Restaurant Review: Shea Gallante’s Italian Kitchen in Ardsley Shows Potential Amid Shaky Start

The high notes are divine, but the kitchen would do well to take on more challenging dishes while properly seasoning the classics.



Do restaurants, like the goddess Athena, leap fully formed from their generators’ heads? No, they do not; most struggle, even Irvington’s MP Taverna, a restaurant whose Westchester debut had no apparent missteps. Of course, in that case, the kinks on MP Taverna’s menu were worked out at its original outpost in Roslyn, New York. Chef Shea Gallante’s Italian Kitchen in Ardsley had no such luxury. This restaurant opened in July and is still finding its legs.

The intimate, barbell-shaped space—long and narrow, split by a kitchen and tiny service bar/waiters’ station—is painted a golden corn color and is so simply decorated that it can feel sparse. Weathered barn boards create texture below chair height while large-format, black-and-white photos of eating Italians provide eye candy. Over a lintel, you’ll see the now-ubiquitous shelf staged with rustic crockery, kitchen tools, and the odd cookbook. Italian Kitchen borders on cramped, with diners at tables for two seated, not facing each other, but in adjacent chairs and looking outward. That said, these rooms are welcoming, and the restaurant’s servers are gracious and well-informed. Diners make the best of it aided by a gently priced, Italophilic wine list that offers several bottles in the $29 to $40 range. Since opening, Italian Kitchen has been wildly popular. Tables are scarce, and there is no bar at which to wait; be sure to call or book online before you arrive.

Italian Kitchen has been packed since its summer debut; cortecce (Italian for “tree bark”) with octopus, fennel, Calabria pepper, lardo, and garlic bread crumbs; impossibly juicy chicken, prepared under a brick.At times, IK’s food can be transcendent—like the starter of grilled robiola flatbread, still smoky from the fire. It was eye-rollingly fragrant and laced with shimmering olive oil; earthy speck; and peppery, crunchy arugula leaves. Or radicchio di Treviso, daringly charred, served in a ramekin with feathery white anchovies. This special came with a simple crostino of roasted tomato and fig jam and a couple of slices of speck, all homey and delicious. Unfortunately, like that Treviso special, the delicious flatbread may prove to be evanescent. When we spoke, Gallante was considering discontinuing the flatbreads because they were difficult to execute in the restaurant’s miniscule kitchen. (Sadly, he’s right: On a second try, the flatbread was served at room temperature, and it was nowhere near as sexy as the first.)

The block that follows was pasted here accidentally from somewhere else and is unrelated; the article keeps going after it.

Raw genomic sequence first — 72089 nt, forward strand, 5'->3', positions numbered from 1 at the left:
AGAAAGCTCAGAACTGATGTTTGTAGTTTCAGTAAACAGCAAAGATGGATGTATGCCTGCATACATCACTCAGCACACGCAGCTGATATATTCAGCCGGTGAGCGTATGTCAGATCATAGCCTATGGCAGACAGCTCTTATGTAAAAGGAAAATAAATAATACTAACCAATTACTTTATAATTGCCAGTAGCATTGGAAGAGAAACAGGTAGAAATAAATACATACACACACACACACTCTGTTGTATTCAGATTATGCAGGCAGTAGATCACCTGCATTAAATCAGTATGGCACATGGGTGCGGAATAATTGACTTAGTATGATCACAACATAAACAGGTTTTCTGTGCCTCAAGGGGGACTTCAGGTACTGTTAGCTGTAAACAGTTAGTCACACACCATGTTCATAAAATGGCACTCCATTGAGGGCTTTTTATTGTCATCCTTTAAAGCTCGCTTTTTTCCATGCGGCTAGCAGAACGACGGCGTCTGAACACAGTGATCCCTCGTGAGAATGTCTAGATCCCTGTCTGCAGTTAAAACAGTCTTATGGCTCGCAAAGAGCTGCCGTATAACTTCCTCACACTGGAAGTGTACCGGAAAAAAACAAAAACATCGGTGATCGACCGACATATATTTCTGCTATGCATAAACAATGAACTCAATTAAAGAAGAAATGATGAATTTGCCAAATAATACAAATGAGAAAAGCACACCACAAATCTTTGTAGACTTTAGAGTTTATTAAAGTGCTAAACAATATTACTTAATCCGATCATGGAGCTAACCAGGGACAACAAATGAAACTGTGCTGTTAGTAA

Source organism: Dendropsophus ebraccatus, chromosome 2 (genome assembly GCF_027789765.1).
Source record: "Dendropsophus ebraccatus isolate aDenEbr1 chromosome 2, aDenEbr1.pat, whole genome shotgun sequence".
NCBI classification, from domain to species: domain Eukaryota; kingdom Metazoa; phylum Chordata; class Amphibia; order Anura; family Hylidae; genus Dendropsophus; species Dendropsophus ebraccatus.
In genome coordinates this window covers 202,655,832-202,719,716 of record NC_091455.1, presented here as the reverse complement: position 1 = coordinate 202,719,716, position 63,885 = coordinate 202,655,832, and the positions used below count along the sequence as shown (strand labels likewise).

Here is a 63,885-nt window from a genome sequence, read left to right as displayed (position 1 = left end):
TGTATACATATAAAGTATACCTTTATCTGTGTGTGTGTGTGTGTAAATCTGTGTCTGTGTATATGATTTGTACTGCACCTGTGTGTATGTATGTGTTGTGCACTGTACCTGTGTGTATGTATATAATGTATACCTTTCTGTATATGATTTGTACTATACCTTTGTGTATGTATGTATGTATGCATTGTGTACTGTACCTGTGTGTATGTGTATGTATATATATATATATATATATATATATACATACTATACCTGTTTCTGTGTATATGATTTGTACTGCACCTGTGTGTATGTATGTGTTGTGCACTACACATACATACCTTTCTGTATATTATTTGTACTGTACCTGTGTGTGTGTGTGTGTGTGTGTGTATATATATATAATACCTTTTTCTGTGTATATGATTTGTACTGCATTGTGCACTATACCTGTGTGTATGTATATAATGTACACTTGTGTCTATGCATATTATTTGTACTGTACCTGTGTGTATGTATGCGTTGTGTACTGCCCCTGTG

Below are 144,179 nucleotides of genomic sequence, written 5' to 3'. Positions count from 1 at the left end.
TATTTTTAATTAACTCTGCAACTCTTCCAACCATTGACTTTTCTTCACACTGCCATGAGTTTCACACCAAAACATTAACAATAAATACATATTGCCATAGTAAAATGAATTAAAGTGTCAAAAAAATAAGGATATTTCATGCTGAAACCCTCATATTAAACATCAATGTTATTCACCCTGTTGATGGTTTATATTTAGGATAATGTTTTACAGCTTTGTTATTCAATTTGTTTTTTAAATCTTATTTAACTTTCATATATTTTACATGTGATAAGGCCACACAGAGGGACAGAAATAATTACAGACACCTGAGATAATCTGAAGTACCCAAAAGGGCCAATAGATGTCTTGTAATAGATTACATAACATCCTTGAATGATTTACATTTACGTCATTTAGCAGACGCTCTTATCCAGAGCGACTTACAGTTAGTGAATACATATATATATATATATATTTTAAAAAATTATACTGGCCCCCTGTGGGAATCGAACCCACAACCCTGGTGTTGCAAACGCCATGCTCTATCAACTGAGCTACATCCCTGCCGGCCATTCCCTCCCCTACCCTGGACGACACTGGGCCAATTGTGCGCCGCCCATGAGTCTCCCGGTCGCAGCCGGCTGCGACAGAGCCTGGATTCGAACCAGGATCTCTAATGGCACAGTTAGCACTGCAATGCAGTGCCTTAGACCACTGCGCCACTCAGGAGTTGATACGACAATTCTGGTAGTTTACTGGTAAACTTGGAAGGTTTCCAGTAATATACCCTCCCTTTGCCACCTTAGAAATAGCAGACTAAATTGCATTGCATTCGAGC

Gallante, Italian Kitchen’s executive chef and owner, is no stranger to foodies. This young, TV-handsome chef of Manhattan’s Cru and Ciano (and a Westchester native), won Food & Wine magazine’s coveted Best New Chef award in 2005. He’s a regular on the Today show and on the Food Network, and continues to cook to wild acclaim at Ciano. Chef Paul Mancebo (who was at DB Bistro Moderne and at Ciano) will be handling Italian Kitchen’s day-to-day operations, though I spotted Gallante, an Ardsley resident, on all but one visit. He was attentively expediting meals from Italian Kitchen’s tiny service bar with one eye on the crowd.